I am 24 hours behind deadline on submitting this article. The reason is that I have had house guests from overseas. The city I live in has a great library; in fact, it recently won an award. We who live here like to brag about our library. So I took my German guests to show them our library, and they were impressed. It was from the "Quick Flicks" section that I checked out your 2008 movie Religulous. We spent the evening watching it.
So now you know that I am a jerk already, because I have not contributed one thin dime to your personal advancement. I understand that. Believe me, having written a book that nobody is buying, the world out there is full of jerks. However, not having rented your movie or bought a ticket does not keep me from commenting about it and about you, since I did watch the whole thing.
First of all Bill-- and I'm going to call you Bill; you can call me Jon, but please not after 9 PM--you are a very funny man. You have a great delivery. I salute your comedic skills. You are an example to me of the kind of funny I try to be. A thinking white man's funny. You would actually do pretty well on the Blue Collar Tour, I think, especially if you were set up in a Cage Match with Larry the Cable Guy. (This is it boys! Last tractor standing wins the whole tank of diesel!) He is just as irreverent as you are, although some of your bits were over-the-top rude, and he might set you down and instruct you in some midwest manners. Which brings me to my second point:
Second, either everyone from New Jersey is just like you, or, you are a jerk. What was up with your interview with the two gay Muslims in Amsterdam? When you watched Mike Moore in Bowling for Columbine try to bait Charleton Heston into another stroke, did you think, "Wow! Now that's film-making! What can I do to make me look like an even bigger twit? I know! I'll go to the Netherlands and interview two gay Muslims who have no idea the English slang I am using to describe acts of sodomy! Har har! Who needs a film editor?" My hunch is that a lot of Jersey folks are embarrassed for you in that scene. I don't know though. I've only ever driven through New Jersey--on a bus. I do know that in the parts of the country I come from we are trained to be more polite.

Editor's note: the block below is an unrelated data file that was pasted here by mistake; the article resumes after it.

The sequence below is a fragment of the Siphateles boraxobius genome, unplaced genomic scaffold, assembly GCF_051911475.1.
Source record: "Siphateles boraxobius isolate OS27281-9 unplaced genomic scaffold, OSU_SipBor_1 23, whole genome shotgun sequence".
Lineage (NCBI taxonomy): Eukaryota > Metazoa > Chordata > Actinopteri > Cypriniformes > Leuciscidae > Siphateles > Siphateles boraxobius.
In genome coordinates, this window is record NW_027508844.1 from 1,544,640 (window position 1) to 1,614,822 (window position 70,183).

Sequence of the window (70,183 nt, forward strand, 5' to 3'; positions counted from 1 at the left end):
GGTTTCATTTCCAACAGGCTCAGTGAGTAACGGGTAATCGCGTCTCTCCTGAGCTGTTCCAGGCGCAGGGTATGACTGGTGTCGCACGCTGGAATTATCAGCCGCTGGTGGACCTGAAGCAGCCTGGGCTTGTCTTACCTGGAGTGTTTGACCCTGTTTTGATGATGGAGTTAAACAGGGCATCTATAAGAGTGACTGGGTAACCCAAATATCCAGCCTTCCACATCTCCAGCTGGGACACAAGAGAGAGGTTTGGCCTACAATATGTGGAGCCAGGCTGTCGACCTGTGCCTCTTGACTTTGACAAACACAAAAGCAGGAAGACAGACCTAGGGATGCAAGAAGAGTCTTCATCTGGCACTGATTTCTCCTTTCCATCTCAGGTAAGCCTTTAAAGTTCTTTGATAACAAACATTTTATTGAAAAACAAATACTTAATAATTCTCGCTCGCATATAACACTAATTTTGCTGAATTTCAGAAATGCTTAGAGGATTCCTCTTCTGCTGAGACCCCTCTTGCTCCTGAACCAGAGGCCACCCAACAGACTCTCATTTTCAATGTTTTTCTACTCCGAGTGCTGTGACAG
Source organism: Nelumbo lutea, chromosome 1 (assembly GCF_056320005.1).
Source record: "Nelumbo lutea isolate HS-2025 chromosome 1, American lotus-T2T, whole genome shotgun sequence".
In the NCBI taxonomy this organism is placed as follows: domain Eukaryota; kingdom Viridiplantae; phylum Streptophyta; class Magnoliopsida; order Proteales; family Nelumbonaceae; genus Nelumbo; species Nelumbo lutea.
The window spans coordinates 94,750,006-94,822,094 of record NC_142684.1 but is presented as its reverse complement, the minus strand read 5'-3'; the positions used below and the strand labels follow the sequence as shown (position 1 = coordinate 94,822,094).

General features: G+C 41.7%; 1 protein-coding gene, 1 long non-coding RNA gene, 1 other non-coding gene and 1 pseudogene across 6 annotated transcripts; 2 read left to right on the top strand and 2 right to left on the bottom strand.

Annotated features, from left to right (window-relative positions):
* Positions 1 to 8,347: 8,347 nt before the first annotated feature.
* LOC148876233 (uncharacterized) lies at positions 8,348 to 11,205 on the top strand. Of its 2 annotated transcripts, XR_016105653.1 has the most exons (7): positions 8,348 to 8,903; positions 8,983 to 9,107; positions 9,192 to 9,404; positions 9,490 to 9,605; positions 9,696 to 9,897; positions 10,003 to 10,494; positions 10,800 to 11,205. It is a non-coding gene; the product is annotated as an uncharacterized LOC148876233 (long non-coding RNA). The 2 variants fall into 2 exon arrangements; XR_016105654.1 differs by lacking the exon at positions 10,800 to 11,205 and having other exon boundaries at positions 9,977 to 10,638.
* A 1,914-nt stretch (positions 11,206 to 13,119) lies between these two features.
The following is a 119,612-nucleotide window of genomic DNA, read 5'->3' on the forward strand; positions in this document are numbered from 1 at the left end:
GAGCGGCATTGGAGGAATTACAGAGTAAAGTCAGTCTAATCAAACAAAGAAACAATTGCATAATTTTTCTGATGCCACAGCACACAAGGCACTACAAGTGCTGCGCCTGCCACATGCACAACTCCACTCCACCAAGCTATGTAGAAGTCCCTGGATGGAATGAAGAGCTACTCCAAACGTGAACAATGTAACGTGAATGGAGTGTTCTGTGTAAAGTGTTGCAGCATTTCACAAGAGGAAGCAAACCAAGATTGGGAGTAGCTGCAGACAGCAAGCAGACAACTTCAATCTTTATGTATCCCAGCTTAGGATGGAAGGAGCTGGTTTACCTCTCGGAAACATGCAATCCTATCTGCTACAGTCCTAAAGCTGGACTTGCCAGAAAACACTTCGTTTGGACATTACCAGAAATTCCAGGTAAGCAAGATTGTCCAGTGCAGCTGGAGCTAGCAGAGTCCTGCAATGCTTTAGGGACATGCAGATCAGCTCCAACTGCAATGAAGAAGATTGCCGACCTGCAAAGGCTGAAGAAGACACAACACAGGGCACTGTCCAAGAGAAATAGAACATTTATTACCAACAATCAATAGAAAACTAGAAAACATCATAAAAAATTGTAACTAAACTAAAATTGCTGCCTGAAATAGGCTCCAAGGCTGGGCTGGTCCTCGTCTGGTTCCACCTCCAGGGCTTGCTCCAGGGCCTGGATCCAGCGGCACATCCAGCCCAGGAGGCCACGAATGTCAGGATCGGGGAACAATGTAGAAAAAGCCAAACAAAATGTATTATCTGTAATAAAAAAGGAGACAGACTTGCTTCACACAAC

Third, you are also lousy at logic. The bits where you were on with your one-liners were funny, but I was laughing harder at the parts where you were taking yourself seriously, like at the end, where you defeat your own premises. After a verbal tirade about the propensity of religious people to be arrogant in their certitude, you pontificate on the superiority of doubt as the source of "humility," and then you describe the scourge that religion has been on the world, leading to your prophecy that religious fervor will lead to violent world-ending conflagrations. "Grow up or die!" you say. Was the Rev. Jerry Falwell ever so arrogant in his tone of voice or ad hominem bombast?
Within that sermon on the virtues of anti-religion, you describe a parallel between religious movements and political parties. You state that if one belonged to a political party which was tied to the misogyny, homophobia, mass murder etc. of these religions, one would resign from the party in protest.
Oh really? What about the last hundred years gives you such faith in the wisdom of human beings to resign their political affiliations over such issues as genocide, for example? Count the number of born again evangelicals or Sufis or Tantric monks who worked for Stalin, Mao, and Pol Pot. How many can you find? You're a journalist, why don't you work on that project for your sequel. Along the way you can ask yourself another profound question: What was the connection of National Socialism to the very Bible you so roundly criticize? In fact the bloodiest wars and scourges have been precipiated and perpetrated by gangsters who threw the Bible out in order to co-opt a more "scientific" approach to religion and philosophy on the one hand, and who called religion the "opiate of the masses" on the left hand.
In the mean-time, more Christians have died as martyrs in the last 120 years than in all the previous centuries of Christendom combined. You were showing the pomp and hypocrisy of the Vatican and of health-and-wealth preachers. What about those women who were, golly Moses, so utterly INSANE that they went to remote parts of Ecuador to share the gospel of Jesus Christ with the very same tribe that had murdered all their husbands? I guess there was no time to work in that story.